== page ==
Muslims pray
Andrew Locke  /  MSNBC.com file
A recent survey by Cornell University found that found 44 percent of Americans favor at least some restrictions on the civil liberties of Muslim Americans. Forty-eight percent said liberties should not be restricted in any way.
updated 12/17/2004 9:57:06 PM ET 2004-12-18T02:57:06

Nearly half of all Americans believe the U.S. government should restrict the civil liberties of Muslim-Americans, according to a nationwide poll.

The survey conducted by Cornell University also found that Republicans and people who described themselves as highly religious were more apt to support curtailing Muslims’ civil liberties than Democrats or people who are less religious.

'Disturbing news'
Researchers also found that respondents who paid more attention to television news were more likely to fear terrorist attacks and support limiting the rights of Muslim-Americans.

“It’s sad news. It’s disturbing news. But it’s not unpredictable,” said Mahdi Bray, executive director of the Muslim American Society. “The nation is at war, even if it’s not a traditional war. We just have to remain vigilant and continue to interface.”

The survey found 44 percent favored at least some restrictions on the civil liberties of Muslim Americans. Forty-eight percent said liberties should not be restricted in any way.

The survey showed that 27 percent of respondents supported requiring all Muslim-Americans to register where they lived with the federal government. Twenty-two percent favored racial profiling to identify potential terrorist threats. And 29 percent thought undercover agents should infiltrate Muslim civic and volunteer organizations to keep tabs on their activities and fund-raising.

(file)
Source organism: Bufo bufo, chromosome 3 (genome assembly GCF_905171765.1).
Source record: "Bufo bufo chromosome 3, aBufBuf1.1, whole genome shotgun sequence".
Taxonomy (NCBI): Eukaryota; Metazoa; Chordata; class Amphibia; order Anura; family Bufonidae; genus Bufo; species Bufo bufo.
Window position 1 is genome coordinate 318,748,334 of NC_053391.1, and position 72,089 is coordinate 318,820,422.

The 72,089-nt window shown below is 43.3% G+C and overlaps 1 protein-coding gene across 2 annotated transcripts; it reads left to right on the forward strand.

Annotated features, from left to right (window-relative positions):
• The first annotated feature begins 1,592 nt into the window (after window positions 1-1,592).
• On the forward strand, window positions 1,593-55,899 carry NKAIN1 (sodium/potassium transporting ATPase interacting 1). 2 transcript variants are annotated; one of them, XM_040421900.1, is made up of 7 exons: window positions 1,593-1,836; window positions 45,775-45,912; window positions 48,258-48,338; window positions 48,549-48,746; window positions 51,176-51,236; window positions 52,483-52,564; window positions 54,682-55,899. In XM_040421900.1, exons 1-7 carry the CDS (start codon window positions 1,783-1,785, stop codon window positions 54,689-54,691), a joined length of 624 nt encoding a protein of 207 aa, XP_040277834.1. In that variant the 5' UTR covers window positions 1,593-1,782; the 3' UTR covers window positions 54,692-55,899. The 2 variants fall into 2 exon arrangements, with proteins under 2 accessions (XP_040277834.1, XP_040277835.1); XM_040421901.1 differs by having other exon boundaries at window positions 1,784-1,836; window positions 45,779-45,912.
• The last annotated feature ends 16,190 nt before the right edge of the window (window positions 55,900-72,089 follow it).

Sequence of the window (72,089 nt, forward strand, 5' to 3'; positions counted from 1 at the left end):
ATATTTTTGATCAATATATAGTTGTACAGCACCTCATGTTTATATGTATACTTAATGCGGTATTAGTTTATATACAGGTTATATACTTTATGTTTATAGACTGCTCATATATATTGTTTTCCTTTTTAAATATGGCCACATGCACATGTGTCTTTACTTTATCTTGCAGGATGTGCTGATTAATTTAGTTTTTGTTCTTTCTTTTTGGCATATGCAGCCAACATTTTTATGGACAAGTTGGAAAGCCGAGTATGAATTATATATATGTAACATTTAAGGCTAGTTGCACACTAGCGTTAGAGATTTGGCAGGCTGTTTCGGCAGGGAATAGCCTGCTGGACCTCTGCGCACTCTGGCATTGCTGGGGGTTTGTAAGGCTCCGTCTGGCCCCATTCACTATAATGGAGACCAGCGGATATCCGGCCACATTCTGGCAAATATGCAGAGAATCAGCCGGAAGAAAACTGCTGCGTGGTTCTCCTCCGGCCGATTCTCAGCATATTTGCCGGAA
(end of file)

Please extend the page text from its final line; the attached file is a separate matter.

Cornell student researchers questioned 715 people in the nationwide telephone poll conducted this fall. The margin of error was 3.6 percentage points.

37 percent believe terrorist attack likely
James Shanahan, an associate professor of communications who helped organize the survey, said the results indicate “the need for continued dialogue about issues of civil liberties” in a time of war.

While researchers said they were not surprised by the overall level of support for curtailing civil liberties, they were startled by the correlation with religion and exposure to television news.

“We need to explore why these two very important channels of discourse may nurture fear rather than understanding,” Shanahan said.

According to the survey, 37 percent believe a terrorist attack in the United States is still likely within the next 12 months. In a similar poll conducted by Cornell in November 2002, that number stood at 90 percent.

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